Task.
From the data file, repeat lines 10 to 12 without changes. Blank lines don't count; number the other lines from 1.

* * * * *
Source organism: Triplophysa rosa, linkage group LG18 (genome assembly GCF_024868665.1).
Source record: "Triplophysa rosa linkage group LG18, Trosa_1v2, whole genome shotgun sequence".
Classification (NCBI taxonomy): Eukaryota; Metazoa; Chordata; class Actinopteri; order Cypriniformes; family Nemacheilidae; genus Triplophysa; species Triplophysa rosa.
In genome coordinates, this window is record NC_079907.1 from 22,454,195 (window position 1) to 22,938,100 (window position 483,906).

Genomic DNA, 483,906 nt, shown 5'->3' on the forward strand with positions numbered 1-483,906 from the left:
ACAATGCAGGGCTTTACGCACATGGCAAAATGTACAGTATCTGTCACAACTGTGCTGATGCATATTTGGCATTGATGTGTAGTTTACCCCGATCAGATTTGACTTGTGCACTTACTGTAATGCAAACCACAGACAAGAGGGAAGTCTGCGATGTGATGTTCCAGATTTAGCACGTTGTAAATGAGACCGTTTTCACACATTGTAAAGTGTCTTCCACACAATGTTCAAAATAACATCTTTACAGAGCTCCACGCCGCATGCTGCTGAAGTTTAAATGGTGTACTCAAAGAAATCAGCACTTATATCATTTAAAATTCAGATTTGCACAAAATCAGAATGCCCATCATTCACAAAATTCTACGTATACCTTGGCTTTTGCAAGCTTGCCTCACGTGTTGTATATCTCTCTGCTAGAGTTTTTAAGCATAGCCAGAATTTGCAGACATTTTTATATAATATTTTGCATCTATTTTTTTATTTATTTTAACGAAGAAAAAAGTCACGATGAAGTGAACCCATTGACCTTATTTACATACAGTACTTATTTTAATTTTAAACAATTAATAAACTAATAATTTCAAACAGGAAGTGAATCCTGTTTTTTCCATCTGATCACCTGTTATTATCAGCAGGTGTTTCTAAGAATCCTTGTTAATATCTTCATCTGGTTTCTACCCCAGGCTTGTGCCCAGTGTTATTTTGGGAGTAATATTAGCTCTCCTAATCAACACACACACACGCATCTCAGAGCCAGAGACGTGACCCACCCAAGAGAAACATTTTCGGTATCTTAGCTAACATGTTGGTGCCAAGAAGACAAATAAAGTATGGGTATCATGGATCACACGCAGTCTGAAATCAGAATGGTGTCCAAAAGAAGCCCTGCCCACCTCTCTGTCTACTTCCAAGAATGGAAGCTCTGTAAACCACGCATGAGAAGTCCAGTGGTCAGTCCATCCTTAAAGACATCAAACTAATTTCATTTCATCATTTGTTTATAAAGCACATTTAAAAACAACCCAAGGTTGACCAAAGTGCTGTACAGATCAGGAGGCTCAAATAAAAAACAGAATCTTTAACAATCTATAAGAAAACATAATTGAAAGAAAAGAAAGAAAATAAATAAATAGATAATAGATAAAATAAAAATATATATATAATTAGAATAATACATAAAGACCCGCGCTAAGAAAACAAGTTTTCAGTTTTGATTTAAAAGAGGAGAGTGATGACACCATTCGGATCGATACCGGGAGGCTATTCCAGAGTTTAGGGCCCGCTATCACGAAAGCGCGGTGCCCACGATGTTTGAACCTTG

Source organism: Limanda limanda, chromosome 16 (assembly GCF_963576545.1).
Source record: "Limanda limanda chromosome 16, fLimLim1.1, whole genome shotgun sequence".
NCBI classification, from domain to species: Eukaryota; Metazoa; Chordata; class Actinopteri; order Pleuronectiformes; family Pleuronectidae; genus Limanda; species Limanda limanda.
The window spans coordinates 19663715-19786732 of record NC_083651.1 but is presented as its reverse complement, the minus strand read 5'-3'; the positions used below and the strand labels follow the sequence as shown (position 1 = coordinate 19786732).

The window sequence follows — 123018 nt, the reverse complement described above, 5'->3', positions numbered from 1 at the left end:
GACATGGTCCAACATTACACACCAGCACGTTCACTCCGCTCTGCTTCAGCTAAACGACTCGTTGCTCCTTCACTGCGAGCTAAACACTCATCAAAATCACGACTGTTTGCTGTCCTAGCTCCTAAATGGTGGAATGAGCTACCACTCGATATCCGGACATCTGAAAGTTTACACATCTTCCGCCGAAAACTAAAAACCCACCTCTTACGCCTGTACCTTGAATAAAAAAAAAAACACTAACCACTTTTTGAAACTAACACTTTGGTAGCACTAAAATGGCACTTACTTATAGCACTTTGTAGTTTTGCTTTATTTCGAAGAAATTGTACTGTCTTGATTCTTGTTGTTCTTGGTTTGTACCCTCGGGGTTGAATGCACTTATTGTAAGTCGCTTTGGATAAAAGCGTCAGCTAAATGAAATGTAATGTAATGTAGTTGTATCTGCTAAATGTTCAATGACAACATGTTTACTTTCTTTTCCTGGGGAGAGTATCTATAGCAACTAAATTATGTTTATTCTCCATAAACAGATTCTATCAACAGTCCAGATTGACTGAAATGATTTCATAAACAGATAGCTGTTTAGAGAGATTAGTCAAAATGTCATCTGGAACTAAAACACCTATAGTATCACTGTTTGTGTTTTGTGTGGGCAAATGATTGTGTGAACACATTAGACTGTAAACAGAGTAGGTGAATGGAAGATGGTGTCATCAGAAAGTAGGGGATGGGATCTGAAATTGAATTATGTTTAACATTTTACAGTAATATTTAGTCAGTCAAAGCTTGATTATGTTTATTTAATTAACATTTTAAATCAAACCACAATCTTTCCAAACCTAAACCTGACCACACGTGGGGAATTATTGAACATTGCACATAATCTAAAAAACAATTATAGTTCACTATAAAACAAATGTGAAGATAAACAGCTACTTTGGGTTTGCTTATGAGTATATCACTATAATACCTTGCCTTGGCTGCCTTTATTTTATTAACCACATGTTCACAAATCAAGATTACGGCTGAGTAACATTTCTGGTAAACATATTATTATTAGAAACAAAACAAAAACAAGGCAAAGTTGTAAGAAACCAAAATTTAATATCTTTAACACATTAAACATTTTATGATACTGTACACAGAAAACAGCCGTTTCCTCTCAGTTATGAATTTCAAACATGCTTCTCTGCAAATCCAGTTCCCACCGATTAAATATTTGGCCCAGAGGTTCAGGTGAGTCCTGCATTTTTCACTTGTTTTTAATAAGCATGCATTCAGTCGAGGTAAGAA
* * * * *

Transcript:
The window spans coordinates 19663715-19786732 of record NC_083651.1 but is presented as its reverse complement, the minus strand read 5'-3'; the positions used below and the strand labels follow the sequence as shown (position 1 = coordinate 19786732).

The window sequence follows — 123018 nt, the reverse complement described above, 5'->3', positions numbered from 1 at the left end:
GACATGGTCCAACATTACACACCAGCACGTTCACTCCGCTCTGCTTCAGCTAAACGACTCGTTGCTCCTTCACTGCGAGCTAAACACTCATCAAAATCACGACTGTTTGCTGTCCTAGCTCCTAAATGGTGGAATGAGCTACCACTCGATATCCGGACATCTGAAAGTTTACACATCTTCCGCCGAAAACTAAAAACCCACCTCTTACGCCTGTACCTTGAATAAAAAAAAAAACACTAACCACTTTTTGAAACTAACACTTTGGTAGCACTAAAATGGCACTTACTTATAGCACTTTGTAGTTTTGCTTTATTTCGAAGAAATTGTACTGTCTTGATTCTTGTTGTTCTTGGTTTGTACCCTCGGGGTTGAATGCACTTATTGTAAGTCGCTTTGGATAAAAGCGTCAGCTAAATGAAATGTAATGTAATGTAGTTGTATCTGCTAAATGTTCAATGACAACATGTTTACTTTCTTTTCCTGGGGAGAGTATCTATAGCAACTAAATTATGTTTATTCTCCATAAACAGATTCTATCAACAGTCCAGATTGACTGAAATGATTTCATAAACAGATAGCTGTTTAGAGAGATTAGTCAAAATGTCATCTGGAACTAAAACACCTATAGTATCACTGTTTGTGTTTTGTGTGGGCAAATGATTGTGTGAACACATTAGACTGTAAACAGAGTAGGTGAATGGAAGATGGTGTCATCAGAAAGTAGGGGATGGGATCTGAAATTGAATTATGTTTAACATTTTACAGTAATATTTAGTCAGTCAAAGCTTGATTATGTTTATTTAATTAACATTTTAAATCAAACCACAATCTTTCCAAACCTAAACCTGACCACACGTGGGGAATTATTGAACATTGCACATAATCTAAAAAACAATTATAGTTCACTATAAAACAAATGTGAAGATAAACAGCTACTTTGGGTTTGCTTATGAGTATATCACTATAATACCTTGCCTTGGCTGCCTTTATTTTATTAACCACATGTTCACAAATCAAGATTACGGCTGAGTAACATTTCTGGTAAACATATTATTATTAGAAACAAAACAAAAACAAGGCAAAGTTGTAAGAAACCAAAATTTAATATCTTTAACACATTAAACATTTTATGATACTGTACACAGAAAACAGCCGTTTCCTCTCAGTTATGAATTTCAAACATGCTTCTCTGCAAATCCAGTTCCCACCGATTAAATATTTGGCCCAGAGGTTCAGGTGAGTCCTGCATTTTTCACTTGTTTTTAATAAGCATGCATTCAGTCGAGGTAAGAA